- A policy that overly focuses on security aspects: Other types of problems concerning employment, development and health are increasingly evident and require solutions. In its new approach, the migration policy provides that, in addition to security problems, aspects related to development, diaspora, the transfer of funds, the youth employment policy, brain drain and co-development should be taken into consideration.
- The administrative individualism that characterizes the Cameroonian public service and the absence of rigorous coordination: It is worth noting, however, that Cameroon has an inter-ministerial working group on migration and development issues. Since the migration issue is cross-cutting, this committee brings together various Cameroonian ministries. Each ministry is responsible for identifying themes relating to migration and sending its contribution to the Ministry of External Relations, which is responsible for formulating the new Cameroonian migration policy framework. However, the Cameroonian system suffers from the fact that ministerial meetings and inter-ministerial sessions are rarely convened, and from the lack of permanent inter-ministerial committees on the regulation of migration flows (Mbogning, 2004).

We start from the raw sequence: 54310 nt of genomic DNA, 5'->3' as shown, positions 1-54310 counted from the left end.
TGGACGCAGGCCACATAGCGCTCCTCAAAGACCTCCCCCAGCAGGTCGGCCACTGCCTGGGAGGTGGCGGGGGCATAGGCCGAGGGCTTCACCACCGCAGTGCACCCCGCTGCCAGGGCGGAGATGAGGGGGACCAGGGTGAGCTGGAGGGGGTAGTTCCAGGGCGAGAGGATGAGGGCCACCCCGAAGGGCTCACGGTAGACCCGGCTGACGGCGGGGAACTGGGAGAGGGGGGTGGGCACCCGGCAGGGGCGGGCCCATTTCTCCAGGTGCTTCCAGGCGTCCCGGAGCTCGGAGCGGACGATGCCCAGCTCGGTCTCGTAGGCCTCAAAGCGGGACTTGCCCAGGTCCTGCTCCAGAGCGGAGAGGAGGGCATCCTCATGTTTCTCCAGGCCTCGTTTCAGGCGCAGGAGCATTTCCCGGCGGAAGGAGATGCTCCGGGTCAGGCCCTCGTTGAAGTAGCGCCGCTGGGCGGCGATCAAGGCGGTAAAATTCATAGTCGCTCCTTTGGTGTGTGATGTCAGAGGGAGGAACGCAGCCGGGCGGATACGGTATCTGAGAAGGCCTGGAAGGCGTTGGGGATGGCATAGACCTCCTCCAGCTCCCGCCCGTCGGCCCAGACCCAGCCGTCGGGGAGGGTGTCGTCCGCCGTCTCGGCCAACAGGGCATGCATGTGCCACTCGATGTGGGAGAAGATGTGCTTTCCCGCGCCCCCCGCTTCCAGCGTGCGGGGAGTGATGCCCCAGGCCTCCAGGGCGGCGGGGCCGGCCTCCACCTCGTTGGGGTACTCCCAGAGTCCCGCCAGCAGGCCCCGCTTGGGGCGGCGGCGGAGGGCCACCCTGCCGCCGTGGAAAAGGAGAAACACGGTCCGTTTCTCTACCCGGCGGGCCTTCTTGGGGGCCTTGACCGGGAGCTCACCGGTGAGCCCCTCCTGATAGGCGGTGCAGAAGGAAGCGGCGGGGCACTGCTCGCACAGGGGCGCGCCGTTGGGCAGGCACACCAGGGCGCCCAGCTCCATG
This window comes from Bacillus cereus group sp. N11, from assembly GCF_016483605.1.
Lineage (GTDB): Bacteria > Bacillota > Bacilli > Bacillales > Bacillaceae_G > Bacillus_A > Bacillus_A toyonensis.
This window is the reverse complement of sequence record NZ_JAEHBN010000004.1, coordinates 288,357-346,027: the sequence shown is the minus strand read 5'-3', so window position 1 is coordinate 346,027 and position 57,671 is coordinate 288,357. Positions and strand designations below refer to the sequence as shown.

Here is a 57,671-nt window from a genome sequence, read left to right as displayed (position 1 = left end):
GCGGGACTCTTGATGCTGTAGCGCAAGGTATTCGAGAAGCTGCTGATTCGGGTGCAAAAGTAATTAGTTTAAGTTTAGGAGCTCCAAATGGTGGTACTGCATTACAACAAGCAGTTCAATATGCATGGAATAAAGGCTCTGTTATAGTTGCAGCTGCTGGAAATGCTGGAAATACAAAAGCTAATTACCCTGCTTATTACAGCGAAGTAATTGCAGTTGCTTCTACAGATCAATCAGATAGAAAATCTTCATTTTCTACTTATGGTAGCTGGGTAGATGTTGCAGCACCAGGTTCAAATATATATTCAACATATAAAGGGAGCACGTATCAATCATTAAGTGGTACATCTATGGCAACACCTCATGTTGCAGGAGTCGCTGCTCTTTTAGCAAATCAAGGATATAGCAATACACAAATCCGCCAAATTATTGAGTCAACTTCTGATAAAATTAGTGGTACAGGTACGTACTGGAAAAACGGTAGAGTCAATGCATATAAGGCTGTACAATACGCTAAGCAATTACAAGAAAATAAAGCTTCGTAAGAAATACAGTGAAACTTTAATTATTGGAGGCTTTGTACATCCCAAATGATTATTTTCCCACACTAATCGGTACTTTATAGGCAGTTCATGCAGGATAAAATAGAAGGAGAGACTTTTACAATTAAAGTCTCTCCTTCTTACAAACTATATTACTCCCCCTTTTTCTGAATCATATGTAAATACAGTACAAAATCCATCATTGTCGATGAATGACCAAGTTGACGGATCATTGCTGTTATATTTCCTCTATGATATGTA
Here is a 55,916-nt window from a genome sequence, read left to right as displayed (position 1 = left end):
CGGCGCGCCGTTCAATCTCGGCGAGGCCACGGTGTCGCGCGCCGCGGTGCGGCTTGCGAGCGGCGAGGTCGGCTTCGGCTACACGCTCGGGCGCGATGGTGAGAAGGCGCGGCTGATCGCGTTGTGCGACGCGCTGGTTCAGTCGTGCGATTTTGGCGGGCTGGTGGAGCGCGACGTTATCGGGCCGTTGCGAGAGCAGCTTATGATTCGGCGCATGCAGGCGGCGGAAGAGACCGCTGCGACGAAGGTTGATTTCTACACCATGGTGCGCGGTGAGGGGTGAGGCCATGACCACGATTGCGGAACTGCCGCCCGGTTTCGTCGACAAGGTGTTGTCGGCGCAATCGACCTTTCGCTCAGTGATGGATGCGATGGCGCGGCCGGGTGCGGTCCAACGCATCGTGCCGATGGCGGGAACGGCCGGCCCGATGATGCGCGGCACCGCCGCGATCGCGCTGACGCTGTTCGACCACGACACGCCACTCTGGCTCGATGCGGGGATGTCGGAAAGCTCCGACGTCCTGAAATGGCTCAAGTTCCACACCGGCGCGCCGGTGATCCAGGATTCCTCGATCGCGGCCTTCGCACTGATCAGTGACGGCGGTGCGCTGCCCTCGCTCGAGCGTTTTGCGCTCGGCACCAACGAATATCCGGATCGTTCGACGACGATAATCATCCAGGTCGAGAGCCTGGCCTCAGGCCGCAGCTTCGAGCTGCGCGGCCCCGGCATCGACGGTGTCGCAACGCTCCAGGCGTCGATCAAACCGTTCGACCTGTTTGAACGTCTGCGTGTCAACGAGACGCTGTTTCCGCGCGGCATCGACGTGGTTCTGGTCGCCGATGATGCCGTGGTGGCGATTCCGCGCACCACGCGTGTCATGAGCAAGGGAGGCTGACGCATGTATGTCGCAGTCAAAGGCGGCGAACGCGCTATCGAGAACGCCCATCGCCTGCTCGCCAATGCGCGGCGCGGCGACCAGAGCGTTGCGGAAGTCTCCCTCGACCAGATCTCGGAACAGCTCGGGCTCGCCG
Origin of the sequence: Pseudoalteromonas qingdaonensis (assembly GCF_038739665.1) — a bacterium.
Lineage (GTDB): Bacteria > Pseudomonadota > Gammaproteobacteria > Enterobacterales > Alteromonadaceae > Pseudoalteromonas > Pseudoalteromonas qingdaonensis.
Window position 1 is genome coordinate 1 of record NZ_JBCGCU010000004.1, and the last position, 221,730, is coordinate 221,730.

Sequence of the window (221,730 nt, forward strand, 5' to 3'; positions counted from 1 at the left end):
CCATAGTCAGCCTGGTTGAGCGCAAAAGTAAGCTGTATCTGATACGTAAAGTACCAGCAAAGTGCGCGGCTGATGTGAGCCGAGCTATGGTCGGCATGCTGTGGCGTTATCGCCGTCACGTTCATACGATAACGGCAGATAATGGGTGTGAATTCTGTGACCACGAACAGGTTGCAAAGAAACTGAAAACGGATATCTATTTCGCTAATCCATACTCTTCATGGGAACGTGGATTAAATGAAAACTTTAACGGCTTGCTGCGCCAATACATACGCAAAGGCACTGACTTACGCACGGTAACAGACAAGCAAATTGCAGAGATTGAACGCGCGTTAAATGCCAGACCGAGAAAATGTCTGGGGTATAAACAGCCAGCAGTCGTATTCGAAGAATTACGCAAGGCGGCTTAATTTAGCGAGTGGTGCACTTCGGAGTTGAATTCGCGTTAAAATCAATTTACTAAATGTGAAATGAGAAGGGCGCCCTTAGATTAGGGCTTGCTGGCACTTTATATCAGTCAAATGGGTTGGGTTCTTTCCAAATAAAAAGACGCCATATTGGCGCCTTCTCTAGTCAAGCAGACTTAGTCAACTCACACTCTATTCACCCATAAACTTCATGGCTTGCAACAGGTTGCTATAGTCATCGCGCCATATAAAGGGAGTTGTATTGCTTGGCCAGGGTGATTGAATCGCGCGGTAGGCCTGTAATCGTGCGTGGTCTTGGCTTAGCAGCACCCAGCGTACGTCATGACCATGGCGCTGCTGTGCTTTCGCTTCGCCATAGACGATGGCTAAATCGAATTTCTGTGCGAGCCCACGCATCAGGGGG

- The insufficiency of mobilized resources: Indeed, the country does not have enough means for the close supervision of borders.
It was difficult to collect data for the preparation of this profile because much information did not exist, or was out of date, lacked precision and was not broken down. The difference in the definition and calculation method from one study to another revealed that the statistics provided by different sources, on the same information, do not correspond. The confidentiality of some information and its availability also created problems.
There is a need to undertake further studies in order to generate more information, to computerize data collection and to systematize data processing. These problems will be dealt with and solutions found with the advent of greater understanding and political will to facilitate this work.